Two Charts That Say “It’s The Economy, Stupid”
InTrade has become a relatively reliable indicator of sentiment in myriad areas including the 2012 election. Prior to last Thursday, Barack Obama being reelected was trading at 58 (or a 58% probability of winning) while Mitt Romney was just below 39.
Thursday the Commerce Department revised the numbers for GDP growth in the first quarter downward from 2.2% to 1.9%; the Labor Department revised the initial unemployment claims upwardly for the week ended May 26, 2012; and the saving rate decreased to 3.6% or the lowest level since 2007. All of this, and more, was covered in a Bloomberg News article including the effects of the global economic slowdown.
On Friday, as we all know, the Bureau of Labor Statistics released a horrid set of unemployment numbers with only 69,000 new jobs added and a U3 unemployment rate increase to 8.2%, plus they adjusted the April numbers negatively.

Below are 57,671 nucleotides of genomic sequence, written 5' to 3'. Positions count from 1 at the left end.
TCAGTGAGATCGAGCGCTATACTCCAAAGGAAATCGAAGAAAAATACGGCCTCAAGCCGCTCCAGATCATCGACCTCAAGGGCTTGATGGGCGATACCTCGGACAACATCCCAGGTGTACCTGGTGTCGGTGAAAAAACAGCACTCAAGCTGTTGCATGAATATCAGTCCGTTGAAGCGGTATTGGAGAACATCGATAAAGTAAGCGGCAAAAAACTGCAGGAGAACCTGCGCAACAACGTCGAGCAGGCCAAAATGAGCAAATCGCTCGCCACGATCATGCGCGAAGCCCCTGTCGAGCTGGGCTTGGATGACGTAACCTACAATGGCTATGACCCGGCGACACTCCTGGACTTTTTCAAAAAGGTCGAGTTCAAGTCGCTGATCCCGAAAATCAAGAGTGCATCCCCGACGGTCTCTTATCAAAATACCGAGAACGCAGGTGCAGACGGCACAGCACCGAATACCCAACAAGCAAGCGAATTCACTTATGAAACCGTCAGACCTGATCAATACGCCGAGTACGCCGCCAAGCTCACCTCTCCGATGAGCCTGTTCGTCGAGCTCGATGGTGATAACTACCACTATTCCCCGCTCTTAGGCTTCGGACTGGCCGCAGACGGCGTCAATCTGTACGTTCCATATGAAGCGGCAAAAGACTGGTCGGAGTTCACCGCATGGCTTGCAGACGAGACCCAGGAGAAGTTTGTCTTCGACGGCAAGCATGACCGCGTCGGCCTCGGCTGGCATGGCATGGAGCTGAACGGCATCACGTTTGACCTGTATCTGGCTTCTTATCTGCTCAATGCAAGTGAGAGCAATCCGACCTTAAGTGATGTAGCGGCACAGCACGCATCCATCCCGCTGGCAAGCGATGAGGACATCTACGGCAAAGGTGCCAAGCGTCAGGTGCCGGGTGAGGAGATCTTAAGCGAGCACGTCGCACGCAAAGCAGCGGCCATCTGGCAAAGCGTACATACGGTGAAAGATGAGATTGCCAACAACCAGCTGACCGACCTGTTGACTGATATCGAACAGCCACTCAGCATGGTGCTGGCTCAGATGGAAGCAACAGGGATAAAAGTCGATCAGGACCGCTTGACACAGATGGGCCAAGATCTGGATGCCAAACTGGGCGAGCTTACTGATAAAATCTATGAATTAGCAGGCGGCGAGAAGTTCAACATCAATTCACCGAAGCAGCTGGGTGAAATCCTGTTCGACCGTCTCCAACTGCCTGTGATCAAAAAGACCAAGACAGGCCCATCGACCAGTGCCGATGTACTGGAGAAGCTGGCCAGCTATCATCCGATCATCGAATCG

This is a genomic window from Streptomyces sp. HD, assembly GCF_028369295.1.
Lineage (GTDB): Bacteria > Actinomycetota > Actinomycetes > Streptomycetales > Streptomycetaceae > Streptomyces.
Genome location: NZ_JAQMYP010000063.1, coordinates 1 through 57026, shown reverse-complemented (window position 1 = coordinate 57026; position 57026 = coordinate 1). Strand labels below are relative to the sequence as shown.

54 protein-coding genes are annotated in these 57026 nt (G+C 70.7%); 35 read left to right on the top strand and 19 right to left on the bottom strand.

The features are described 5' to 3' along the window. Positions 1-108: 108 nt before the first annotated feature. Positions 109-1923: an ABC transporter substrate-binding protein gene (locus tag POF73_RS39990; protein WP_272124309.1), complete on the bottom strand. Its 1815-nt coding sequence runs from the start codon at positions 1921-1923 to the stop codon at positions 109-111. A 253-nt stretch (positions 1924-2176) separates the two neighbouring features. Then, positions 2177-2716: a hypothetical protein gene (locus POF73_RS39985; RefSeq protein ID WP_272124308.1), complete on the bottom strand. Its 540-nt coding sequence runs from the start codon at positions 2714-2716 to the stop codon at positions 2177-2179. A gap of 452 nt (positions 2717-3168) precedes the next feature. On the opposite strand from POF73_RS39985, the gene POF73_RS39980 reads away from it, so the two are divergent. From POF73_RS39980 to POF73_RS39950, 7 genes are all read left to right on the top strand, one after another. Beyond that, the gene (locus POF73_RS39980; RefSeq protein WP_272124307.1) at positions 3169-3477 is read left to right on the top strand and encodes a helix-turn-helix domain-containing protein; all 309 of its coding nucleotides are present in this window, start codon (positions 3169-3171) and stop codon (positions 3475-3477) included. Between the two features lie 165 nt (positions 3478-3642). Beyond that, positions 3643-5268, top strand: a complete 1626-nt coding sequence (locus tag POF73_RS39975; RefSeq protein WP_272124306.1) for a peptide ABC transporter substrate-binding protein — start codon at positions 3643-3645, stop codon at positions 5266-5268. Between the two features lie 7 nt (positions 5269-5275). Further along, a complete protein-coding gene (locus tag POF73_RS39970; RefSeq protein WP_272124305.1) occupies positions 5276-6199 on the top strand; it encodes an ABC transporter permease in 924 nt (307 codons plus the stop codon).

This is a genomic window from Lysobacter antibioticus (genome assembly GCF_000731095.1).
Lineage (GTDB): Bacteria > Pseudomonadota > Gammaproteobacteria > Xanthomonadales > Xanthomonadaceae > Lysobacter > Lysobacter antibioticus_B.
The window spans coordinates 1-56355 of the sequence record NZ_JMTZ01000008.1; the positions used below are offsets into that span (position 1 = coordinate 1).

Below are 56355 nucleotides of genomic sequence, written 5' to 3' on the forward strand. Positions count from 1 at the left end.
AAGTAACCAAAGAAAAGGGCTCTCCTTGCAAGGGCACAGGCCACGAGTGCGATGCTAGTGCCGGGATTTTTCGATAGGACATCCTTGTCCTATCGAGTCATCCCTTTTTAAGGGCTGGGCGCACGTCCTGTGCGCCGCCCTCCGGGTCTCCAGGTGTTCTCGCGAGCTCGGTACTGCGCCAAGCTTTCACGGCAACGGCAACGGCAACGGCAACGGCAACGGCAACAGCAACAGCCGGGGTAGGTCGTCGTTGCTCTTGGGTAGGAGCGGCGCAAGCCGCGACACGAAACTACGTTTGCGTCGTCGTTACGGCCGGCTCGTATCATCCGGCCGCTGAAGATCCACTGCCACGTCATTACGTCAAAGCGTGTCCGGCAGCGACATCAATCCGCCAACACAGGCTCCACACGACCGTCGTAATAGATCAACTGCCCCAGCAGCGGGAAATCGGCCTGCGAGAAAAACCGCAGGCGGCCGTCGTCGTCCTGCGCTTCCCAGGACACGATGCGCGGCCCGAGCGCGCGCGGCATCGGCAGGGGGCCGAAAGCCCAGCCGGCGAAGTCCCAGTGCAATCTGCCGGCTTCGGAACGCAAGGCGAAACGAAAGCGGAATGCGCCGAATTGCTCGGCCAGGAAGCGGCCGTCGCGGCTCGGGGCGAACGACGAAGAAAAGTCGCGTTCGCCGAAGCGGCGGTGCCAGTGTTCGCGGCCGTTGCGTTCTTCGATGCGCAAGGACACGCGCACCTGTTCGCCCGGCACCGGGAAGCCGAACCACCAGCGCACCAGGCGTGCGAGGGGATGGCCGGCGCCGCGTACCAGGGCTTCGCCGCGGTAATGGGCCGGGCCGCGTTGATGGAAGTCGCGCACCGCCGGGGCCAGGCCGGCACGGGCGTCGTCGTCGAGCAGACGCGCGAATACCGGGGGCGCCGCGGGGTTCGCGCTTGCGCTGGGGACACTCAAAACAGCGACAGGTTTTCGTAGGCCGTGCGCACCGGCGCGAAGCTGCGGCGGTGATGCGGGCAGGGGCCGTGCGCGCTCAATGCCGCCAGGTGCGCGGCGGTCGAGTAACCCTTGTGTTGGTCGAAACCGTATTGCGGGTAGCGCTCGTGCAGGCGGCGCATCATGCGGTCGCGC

By the InTrade close on Sunday, Obama had dropped to just above 53 and Romney had jumped to more than 42. The gap that was 19 points on Thursday morning was down to 11 in just 4 days, and all based on reactions to the dismal economic numbers of Thursday and Friday.
Obama’s InTrade Chart from May 22 to June 5, 2012
Romney’s InTrade Chart from May 22 to June 5, 2012
On Friday the financial markets took a huge hit with the DJIA off more than 274 points thus giving up its entire 2102 gain. Subsequently the Asian markets took big hits as well when they opened Sunday night on the East Coast. Clearly there is no further evidence necessary to ascertain the 2012 Presidential election is about the economy, and the best efforts of the Obama campaign over the weekend and on the Sunday shows did nothing to reverse the sentiment trend in yesterday’s InTrade prices.
What is potentially petrifying for the Obama camp and very encouraging for the Romney campaign is the distinct possibility that second quarter GDP growth will be anemic and the unemployment numbers for the next month or so are looking soft as well.
Not that the country needs anymore bad economic news but given the clear message that this election is all about the economy, a couple more months of difficult news is a small price to pay for a Romney victory and avoiding another four years of complete economic failure under Obama.